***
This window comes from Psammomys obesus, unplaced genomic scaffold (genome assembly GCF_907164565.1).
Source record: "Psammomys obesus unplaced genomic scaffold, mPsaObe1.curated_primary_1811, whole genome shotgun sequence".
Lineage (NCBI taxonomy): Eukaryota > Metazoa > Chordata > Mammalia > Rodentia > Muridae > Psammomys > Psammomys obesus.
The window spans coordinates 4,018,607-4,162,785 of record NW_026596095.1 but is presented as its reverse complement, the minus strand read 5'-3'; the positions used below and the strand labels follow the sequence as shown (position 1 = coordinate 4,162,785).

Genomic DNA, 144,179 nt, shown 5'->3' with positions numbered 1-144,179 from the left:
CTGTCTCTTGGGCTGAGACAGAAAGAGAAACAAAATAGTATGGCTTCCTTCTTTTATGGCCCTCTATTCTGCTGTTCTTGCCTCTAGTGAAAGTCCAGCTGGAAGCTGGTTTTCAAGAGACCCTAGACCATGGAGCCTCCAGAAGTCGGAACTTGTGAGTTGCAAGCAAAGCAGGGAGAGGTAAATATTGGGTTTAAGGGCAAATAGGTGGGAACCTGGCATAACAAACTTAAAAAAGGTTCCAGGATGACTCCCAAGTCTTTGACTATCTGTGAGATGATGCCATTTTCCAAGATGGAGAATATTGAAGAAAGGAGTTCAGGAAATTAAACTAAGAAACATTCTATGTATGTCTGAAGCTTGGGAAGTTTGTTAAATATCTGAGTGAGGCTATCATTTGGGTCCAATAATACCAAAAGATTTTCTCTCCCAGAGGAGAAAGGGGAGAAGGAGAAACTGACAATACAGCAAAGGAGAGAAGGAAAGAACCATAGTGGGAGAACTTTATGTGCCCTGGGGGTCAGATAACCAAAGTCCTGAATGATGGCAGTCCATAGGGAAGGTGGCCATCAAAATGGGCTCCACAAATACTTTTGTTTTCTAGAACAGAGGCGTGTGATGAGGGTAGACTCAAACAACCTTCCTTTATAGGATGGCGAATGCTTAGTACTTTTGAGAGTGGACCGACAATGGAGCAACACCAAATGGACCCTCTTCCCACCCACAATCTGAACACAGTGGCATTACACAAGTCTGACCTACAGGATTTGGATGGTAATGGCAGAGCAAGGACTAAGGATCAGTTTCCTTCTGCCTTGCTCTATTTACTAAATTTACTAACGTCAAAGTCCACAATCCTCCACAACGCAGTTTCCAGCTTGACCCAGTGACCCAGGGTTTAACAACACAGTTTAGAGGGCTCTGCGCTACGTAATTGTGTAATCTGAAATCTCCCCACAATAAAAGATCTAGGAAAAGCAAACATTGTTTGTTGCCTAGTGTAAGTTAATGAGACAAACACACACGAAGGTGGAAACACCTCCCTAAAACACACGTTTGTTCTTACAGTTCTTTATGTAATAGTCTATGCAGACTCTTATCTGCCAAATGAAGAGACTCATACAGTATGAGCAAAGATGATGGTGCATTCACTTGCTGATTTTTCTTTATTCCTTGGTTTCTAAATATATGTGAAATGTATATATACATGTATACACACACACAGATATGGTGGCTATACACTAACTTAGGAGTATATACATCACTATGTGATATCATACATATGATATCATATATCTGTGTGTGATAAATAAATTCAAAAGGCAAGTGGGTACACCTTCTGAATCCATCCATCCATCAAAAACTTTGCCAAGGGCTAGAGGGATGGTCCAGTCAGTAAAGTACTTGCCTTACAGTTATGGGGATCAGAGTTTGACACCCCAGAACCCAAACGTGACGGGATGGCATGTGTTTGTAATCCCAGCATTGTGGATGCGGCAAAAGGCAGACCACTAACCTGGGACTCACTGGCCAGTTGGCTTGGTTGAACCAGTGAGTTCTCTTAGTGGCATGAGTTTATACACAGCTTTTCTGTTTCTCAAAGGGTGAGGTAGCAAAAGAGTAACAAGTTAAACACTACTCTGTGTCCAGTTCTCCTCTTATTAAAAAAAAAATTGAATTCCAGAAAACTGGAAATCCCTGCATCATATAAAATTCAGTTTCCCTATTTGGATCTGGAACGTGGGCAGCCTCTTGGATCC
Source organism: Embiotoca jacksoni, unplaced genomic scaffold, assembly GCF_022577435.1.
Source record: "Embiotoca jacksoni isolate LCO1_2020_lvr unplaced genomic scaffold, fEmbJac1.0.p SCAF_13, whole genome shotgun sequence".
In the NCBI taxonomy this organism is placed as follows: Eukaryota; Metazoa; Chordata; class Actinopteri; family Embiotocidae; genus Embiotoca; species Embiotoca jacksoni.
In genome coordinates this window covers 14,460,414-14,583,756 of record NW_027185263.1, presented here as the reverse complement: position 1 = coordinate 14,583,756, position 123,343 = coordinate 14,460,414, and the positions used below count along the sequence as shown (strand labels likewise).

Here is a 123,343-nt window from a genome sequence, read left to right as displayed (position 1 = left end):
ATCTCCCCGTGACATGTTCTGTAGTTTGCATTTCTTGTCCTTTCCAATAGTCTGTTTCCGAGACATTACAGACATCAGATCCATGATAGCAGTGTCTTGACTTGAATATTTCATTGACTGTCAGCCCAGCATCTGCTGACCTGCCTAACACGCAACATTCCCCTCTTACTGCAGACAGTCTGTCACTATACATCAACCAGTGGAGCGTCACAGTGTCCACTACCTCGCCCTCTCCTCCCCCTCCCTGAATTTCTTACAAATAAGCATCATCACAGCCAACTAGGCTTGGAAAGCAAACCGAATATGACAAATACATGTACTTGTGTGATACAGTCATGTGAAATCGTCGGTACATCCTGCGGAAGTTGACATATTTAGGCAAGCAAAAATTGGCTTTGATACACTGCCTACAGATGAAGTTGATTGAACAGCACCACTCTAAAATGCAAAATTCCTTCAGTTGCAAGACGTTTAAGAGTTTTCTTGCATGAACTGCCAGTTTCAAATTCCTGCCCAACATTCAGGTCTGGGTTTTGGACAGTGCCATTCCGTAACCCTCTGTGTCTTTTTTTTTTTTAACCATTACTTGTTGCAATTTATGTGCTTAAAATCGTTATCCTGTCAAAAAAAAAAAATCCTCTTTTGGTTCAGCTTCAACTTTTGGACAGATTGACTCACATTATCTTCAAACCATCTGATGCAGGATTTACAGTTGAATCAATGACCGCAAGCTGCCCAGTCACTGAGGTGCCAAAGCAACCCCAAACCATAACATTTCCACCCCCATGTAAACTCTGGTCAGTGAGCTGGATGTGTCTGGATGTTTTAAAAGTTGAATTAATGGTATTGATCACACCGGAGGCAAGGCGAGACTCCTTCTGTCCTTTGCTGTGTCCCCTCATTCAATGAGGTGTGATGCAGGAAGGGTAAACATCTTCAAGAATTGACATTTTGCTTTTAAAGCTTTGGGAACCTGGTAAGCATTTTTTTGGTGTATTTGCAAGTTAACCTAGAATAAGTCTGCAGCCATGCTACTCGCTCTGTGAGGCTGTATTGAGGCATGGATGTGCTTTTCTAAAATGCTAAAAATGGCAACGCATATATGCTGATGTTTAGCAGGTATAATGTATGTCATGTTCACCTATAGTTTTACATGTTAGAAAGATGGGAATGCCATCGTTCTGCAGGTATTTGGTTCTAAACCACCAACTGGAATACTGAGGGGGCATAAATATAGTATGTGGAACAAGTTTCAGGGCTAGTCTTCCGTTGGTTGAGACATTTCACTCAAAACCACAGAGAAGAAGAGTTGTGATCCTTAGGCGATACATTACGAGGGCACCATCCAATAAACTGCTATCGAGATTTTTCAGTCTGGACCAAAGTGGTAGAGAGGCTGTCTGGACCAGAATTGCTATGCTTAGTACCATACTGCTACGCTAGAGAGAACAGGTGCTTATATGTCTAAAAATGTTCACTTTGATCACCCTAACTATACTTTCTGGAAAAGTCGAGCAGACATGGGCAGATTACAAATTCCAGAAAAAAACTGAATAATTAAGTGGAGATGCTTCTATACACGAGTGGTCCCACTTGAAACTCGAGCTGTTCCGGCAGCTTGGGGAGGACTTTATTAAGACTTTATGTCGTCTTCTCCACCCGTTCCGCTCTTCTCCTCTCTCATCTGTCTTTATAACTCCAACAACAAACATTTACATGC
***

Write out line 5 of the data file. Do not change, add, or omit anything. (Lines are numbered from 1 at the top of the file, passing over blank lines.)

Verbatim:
Genomic DNA, 144,179 nt, shown 5'->3' with positions numbered 1-144,179 from the left: